Did you really think that you didn't have to worry about this if you're a Java developer?
Java provides developers with false assurance that memory leakage is something they need not be concerned with. Even with Java Garbage Collection, leaks may occur. And further complicating the issue, OS memory usage may be stable while the JVMs fluctuate.
The challenge is in detecting that there are leaks and then determining where they are located. There are so many places where memory could be leaking that it is non-trivial to manually check them all.
With AutoPilot Heap Detective, you can rapidly diagnose your memory leaks. This free application provides diagnostics to find the top offenders and simplify the task of determining the cause of these Java memory leaks. Heap Detective gathers all memory usage information for you in a straightforward interface in order to pinpoint your leaks. Heap Detective finds all objects in heap, capturing instance count, total size, and average size. It reports on top objects by retained size to find the likely culprits.
The typical types of leaks that Heap Detective can be applied to include these:
- Out of Memory
- Increased GC activity
- Heap Usage
- Thread Leaks, Handle Leaks: Applications are spawning threads, and these threads are not properly shutting down, resulting in leaks.
- JDBC Prepared Statements: Even though the objects are being garbage-collected, it doesn't necessarily mean that the resources allocated by the underlying databases are being deallocated. Typically, you will find that the application developers are not properly closing the prepared statements.
- Class Loader Leaks: Class loader leaks are very difficult to spot, but they do happen, especially when redeploying applications or when working with applications with custom class loaders.
Regardless of the reasons for these leaks, dealing with composite applications and multiple moving parts can be a real challenge in application development and production support. Due to the complexity, it is often impossible to spot the resource or component systems that are exhibiting leak behavior.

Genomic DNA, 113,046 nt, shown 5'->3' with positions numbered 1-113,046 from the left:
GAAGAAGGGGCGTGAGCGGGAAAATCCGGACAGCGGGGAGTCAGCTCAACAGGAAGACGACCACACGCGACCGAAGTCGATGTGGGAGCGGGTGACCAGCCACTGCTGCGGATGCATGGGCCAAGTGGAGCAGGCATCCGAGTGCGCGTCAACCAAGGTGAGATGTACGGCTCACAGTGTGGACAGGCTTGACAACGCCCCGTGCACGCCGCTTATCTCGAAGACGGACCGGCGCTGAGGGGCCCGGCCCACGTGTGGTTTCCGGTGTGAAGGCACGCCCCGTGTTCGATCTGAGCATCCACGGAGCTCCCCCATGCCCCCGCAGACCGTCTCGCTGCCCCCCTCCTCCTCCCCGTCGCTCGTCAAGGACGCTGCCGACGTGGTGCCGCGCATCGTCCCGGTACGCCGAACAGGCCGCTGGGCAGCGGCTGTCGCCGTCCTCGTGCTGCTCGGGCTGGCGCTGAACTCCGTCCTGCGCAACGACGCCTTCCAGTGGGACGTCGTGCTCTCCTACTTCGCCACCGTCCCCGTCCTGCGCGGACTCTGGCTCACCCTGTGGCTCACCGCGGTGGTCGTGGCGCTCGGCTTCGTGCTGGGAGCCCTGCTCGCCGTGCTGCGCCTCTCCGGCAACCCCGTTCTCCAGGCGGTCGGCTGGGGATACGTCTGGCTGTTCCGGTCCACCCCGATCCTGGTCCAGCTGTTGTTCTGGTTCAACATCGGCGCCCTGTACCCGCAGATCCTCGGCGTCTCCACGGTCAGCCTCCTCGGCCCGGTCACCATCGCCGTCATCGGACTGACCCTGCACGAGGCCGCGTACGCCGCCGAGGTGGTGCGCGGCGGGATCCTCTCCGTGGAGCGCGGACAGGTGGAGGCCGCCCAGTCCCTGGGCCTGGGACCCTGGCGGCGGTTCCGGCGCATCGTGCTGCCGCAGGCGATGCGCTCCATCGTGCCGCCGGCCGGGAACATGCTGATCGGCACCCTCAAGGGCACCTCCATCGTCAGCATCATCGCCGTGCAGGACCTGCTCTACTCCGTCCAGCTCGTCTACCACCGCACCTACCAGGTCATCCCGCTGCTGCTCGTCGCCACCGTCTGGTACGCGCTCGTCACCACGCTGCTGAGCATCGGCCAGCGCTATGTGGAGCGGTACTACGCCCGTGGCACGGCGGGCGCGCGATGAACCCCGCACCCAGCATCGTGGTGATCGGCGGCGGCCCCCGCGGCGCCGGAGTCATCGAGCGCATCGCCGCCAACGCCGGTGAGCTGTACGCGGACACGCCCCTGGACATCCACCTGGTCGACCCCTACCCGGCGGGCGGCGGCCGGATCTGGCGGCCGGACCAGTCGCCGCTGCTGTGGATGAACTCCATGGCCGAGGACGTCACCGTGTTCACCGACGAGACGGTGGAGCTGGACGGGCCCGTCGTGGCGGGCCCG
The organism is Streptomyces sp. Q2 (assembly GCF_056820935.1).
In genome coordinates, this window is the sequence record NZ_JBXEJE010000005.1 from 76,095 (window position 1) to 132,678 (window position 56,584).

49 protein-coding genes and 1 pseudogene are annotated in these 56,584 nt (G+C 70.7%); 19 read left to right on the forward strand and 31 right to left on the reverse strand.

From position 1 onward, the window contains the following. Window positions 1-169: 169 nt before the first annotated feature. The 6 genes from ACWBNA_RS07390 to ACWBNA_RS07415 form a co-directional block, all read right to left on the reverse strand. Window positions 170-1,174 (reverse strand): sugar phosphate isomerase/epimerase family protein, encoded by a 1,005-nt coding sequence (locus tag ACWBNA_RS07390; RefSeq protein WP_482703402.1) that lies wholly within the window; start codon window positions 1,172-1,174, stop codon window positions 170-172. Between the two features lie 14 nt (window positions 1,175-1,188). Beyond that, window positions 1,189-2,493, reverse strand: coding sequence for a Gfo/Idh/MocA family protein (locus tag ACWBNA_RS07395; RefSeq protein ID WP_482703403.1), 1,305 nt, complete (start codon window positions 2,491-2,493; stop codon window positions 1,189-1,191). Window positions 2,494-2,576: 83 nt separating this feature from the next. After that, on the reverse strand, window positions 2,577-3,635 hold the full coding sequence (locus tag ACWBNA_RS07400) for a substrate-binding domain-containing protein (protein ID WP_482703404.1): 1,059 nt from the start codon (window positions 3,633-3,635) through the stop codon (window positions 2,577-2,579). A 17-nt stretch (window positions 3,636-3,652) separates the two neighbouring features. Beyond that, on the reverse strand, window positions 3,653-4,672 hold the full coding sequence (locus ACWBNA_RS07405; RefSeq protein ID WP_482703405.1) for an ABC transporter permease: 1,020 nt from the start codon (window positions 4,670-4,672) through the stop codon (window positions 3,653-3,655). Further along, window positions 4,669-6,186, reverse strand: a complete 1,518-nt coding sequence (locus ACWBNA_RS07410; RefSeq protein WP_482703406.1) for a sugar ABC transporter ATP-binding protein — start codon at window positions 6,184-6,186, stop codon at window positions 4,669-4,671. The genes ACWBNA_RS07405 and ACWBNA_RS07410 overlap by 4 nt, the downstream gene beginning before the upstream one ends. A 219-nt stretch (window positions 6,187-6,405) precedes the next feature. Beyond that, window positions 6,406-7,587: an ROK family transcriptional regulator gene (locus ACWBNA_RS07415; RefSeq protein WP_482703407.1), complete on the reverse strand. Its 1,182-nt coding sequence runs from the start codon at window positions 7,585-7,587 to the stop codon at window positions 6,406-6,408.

Here's a list of features:
- Gathers detailed memory usage
- Analyzes JVM heap remotely on any running JVM without generating a heap dump
- Forces Garbage Collection remotely
- Shows JVM summary: Java properties, heap usage, and free memory
- Drills down to areas where memory is used by Instance Count, Retained Size, and Shallow Size
- Drills down to what objects hold references to top memory consumers
- Takes and compares multiple heap snapshots
AutoPilot Heap Detective doesn't use the Java resources it is diagnosing. It's written in C/C++ and thus doesn't use Java Heap.
This production-ready app doesn't run continuously; it takes snapshots. And it doesn't impact Java application performance.
With remote inspection of Java memory, there's no need for colocation of the tool with the JVM.
Figure 1: This report shows a historical view of heap with the total size of each object. The report is sorted by the largest absolute change.
Figure 2: This view shows the "top objects by retained size" within heap. A user can interact with this view and highlight a heap object, see its properties such as retained size, the fields it is comprised of, and all the references it has to objects within the JVM.
There's an optional upgrade path for Heap Detective to enable leak detection as well as leak diagnostics. Integrating Heap Detective with Nastel AutoPilot provides analysis, diagnostics, and alerting as part of an application performance monitoring solution.
But Wait! There's More!